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Here’s how to build empathy and test your product with users: Human-centered design with the White House’s Opportunity Project

18 August 2016

Earlier this week, Exygy took to the airwaves to broadcast a live intro to human-centered design training for the White House’s Opportunity Project. Here are some things we covered:

  • How to build empathy for the user through needs finding approaches, particularly user interviews, empathy maps and journey maps.
  • How to test your product with users.

View the entire training here (40 min):

The Opportunity Project is a platform for transforming a curated combination of federal and local open data into digital tools to expand access to opportunity for all Americans. Through this movement, several non-profit and for-profit teams across the country are coming together to tackle challenges and use cases outlined by six federal agencies:

  1. U.S. Department of Transportation: transit accessibility in low-opportunity communities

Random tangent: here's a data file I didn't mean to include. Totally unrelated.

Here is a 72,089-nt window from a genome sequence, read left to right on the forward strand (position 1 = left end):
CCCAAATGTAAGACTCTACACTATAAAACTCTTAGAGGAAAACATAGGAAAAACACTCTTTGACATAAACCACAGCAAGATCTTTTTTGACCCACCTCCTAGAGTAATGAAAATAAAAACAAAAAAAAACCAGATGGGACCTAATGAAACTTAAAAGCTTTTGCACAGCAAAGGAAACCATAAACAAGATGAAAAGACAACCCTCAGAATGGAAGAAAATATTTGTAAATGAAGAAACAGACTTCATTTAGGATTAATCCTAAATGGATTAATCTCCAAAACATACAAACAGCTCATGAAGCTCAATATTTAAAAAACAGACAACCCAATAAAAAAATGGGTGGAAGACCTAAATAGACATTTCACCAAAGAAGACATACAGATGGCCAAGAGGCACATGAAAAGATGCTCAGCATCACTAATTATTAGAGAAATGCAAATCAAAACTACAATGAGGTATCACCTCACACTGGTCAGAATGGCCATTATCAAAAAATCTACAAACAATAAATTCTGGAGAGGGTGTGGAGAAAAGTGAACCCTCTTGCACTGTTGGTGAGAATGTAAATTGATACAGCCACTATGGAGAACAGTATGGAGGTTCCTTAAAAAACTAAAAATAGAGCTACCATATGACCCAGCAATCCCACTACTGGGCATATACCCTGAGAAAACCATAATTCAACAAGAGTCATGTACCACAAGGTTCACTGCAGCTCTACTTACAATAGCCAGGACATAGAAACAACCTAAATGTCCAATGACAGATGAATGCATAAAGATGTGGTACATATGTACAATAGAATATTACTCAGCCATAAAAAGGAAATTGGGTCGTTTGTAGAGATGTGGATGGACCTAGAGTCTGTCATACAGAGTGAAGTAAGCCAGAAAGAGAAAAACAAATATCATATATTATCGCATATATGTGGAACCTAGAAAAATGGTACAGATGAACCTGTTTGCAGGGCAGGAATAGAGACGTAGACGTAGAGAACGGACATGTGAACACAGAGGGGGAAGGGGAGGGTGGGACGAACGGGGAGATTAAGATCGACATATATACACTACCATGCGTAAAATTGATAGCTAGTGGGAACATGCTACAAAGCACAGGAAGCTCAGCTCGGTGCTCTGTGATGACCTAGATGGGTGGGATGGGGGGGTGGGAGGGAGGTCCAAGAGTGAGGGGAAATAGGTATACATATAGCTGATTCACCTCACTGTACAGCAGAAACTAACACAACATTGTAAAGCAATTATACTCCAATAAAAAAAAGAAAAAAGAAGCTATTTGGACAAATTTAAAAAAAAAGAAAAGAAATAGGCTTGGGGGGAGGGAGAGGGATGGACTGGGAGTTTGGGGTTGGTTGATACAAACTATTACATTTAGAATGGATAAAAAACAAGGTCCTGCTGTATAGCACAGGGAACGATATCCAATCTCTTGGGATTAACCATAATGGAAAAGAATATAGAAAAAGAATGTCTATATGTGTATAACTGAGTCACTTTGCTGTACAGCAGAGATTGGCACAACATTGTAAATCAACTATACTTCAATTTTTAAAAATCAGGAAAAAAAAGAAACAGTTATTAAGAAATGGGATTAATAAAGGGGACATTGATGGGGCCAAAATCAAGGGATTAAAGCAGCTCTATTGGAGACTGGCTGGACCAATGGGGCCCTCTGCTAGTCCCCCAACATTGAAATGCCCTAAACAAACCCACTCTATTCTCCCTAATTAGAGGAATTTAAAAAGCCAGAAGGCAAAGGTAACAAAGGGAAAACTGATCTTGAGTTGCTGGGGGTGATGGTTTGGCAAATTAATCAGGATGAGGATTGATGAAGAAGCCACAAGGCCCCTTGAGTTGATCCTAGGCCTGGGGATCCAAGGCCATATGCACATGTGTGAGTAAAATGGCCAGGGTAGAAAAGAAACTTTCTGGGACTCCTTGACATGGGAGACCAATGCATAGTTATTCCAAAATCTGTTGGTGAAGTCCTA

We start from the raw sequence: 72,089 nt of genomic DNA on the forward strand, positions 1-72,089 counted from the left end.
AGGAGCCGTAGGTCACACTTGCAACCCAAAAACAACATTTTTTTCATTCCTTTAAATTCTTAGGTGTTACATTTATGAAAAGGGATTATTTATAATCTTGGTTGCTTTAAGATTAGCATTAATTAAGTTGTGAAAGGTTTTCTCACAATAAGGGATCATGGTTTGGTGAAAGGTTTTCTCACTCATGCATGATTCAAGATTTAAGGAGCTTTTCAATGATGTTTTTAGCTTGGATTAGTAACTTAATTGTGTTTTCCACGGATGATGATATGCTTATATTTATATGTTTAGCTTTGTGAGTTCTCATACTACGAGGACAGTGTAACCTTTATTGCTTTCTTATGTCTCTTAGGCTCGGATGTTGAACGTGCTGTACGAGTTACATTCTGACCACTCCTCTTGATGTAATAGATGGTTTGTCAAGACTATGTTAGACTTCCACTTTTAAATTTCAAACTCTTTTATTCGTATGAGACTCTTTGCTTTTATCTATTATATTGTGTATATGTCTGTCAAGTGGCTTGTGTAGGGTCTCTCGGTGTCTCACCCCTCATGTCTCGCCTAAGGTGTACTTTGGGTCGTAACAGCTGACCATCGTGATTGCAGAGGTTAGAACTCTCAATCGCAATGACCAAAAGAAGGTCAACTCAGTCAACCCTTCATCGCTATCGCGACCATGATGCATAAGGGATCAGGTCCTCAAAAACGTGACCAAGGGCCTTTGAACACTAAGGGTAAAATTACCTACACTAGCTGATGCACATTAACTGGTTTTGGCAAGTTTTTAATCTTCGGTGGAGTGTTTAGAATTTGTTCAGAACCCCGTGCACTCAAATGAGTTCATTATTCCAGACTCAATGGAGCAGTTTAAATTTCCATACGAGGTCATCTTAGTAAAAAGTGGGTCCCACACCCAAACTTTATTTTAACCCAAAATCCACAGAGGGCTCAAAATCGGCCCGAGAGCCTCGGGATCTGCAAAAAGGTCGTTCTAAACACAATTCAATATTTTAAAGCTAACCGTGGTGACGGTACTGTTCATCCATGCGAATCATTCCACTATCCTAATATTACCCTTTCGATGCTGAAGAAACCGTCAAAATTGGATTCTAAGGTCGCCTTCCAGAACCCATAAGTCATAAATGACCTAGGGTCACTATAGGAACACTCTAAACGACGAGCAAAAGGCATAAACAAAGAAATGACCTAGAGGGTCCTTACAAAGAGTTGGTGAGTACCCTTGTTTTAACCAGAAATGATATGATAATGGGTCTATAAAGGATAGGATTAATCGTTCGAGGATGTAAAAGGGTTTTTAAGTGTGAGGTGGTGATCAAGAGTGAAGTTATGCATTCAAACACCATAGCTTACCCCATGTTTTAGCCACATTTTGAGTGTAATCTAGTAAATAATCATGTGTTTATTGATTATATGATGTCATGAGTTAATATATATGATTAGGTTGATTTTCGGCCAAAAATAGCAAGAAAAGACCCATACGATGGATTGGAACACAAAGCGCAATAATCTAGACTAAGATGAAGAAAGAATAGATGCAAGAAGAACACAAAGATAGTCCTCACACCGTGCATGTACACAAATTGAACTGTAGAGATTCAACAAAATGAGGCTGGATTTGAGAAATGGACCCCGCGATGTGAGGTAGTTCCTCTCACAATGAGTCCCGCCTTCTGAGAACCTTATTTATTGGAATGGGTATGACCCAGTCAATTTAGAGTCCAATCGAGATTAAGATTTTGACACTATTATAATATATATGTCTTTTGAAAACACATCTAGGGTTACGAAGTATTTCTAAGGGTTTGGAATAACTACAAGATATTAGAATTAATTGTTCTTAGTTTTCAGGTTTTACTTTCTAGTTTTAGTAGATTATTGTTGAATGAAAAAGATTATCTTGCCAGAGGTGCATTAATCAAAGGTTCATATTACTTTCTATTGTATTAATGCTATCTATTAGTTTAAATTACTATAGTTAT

2. U.S. Department of Housing and Urban Development: mobility, rapid re-housing
  3. Office of the U.S. Surgeon General: emotional wellbeing
  4. U.S. Department of Labor: access to apprenticeships and skills
  5. U.S. Department of Agriculture: small town resource guide, summer food programs
  6. U.S. Department of Education: helping families and kids make decisions about which school to attend (specifically groups such as foster youth, immigrants, etc.), equity scores that reveal gaps in resources: intended to help decision-makers understand and address inequity

The design + build teams just kicked off their sprints and we are excited to see what comes out of them. If you’d like to join the the Opportunity Project community, join the Slack channel where you can chat directly with participants from both the teams and the federal agencies. A link to the Slack channel can be found on the Opportunity Project site.

Exygy has been a strategy, design, and build partner for several civic sector clients. We believe that government is inherently user-centric— it exists to serve citizens and help communities thrive. To that end, we are excited to see city, state, and federal government teams taking on more user-centric approaches to designing services and products.

Do you have an example of a civic sector project where you employed a human-centered design process? Comment below, we’d love to hear about it!